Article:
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It started as a living room discussion about race relations between two theater veterans. Now Storling Dance Theater is inspiring change in Kansas City

KANSAS CITY, Mo. — It began with a conversation about race between two theater veterans in their living room. Jeremiah and Mona Enna have built their lives around making good theater.

All over the world, they have performed, choreographed, produced, and directed shows. In 1996, they moved to Kansas City to start The Culture House and Storling Dance Theater.

More than 20 years ago, another story about racial violence in the news lit a spark, which led to the idea for Underground.

Mona Enna, the artistic director of Underground, said, “The Underground Railroad is the story of blacks and whites working together to defeat this terrible evil.”

Underground was made with rousing original music, skilled dancers who had their own stories of racial tension and trauma, rough choreography, and about four years of work. When it first came out 16 years ago, critics loved it.

Every year, Christiane Lisabe comes from France to play Grandma Hattie in the play.

It’s more than just dancing to her.

“This play is about real people who helped slaves even though it put them in danger of being killed. Both blacks and whites lived there. The truth is coming out, and Lisabe said, “When we know the truth, we can be who we were meant to be.”

Tens of thousands of school-aged kids have taken part since 2008.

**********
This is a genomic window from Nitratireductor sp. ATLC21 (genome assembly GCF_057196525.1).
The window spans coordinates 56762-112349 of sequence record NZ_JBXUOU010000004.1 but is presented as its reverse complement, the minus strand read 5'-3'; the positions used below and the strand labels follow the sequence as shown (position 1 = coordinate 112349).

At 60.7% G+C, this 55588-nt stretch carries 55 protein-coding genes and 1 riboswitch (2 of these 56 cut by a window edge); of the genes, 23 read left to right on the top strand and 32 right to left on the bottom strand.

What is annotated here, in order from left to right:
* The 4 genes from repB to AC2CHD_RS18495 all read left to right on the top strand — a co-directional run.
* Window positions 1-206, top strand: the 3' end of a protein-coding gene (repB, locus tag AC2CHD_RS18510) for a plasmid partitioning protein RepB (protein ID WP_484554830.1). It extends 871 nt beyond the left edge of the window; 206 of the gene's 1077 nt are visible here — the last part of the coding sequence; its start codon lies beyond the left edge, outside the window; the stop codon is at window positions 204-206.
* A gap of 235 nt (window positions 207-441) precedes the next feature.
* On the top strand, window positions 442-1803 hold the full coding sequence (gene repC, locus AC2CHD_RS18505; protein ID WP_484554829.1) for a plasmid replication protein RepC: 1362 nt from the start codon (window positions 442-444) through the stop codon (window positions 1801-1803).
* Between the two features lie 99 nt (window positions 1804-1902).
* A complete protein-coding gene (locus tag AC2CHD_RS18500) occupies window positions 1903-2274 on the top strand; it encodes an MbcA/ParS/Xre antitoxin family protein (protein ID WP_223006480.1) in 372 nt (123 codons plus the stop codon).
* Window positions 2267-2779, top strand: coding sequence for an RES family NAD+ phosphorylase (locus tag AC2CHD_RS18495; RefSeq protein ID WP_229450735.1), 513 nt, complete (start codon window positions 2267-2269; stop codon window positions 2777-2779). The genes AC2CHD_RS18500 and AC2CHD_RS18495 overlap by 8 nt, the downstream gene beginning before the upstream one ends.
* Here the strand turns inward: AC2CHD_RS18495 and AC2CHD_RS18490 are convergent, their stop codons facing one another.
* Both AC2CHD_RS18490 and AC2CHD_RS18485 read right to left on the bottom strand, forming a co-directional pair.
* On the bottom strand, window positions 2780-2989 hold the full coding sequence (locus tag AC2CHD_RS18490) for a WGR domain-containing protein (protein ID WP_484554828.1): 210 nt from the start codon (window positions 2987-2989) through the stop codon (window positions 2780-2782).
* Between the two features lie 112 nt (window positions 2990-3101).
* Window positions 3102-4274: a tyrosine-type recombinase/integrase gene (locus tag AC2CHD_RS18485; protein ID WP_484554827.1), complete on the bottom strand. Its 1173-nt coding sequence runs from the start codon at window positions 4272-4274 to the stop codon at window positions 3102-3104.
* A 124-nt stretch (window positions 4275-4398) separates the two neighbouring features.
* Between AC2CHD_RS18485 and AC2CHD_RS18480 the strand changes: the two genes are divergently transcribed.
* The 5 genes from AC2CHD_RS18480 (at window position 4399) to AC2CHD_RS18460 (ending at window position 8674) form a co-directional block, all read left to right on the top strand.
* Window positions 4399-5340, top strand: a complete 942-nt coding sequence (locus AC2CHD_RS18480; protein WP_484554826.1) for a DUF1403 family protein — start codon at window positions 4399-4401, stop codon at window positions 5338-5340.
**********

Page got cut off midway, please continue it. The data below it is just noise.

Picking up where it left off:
“It keeps getting bigger every year. “We realized that this one is different,” said the show’s producer, Jeremiah Enna.

He has gotten churches and schools to work together and has helped make a curriculum to go with Underground.

A few years ago, Dayton Moore, who used to be the general manager of the Kansas City Royals, was there. The performance makes a big difference. Moore called his friend Ray Jarrett to talk about what this generation could do to keep fighting racism. They started Unite KC together.

“It is a grass-roots movement based on faith that aims to bring people together. We don’t want to always talk about the problems. Instead, we want to be action-oriented and fix some of the things in our community that are tearing us apart. Jarett, who is now the executive director of Unite KC, said, “We want to talk to each other, learn about each other, and teach each other about our shared history.”

“Do a good thing” is the motto of the group. Unite KC will put out his first book at the Underground show next weekend. It’s about seven people in Kansas City who did good things that made their lives better.

Underground starts on February 3 and 4 at the Kauffman Performing Arts Center.

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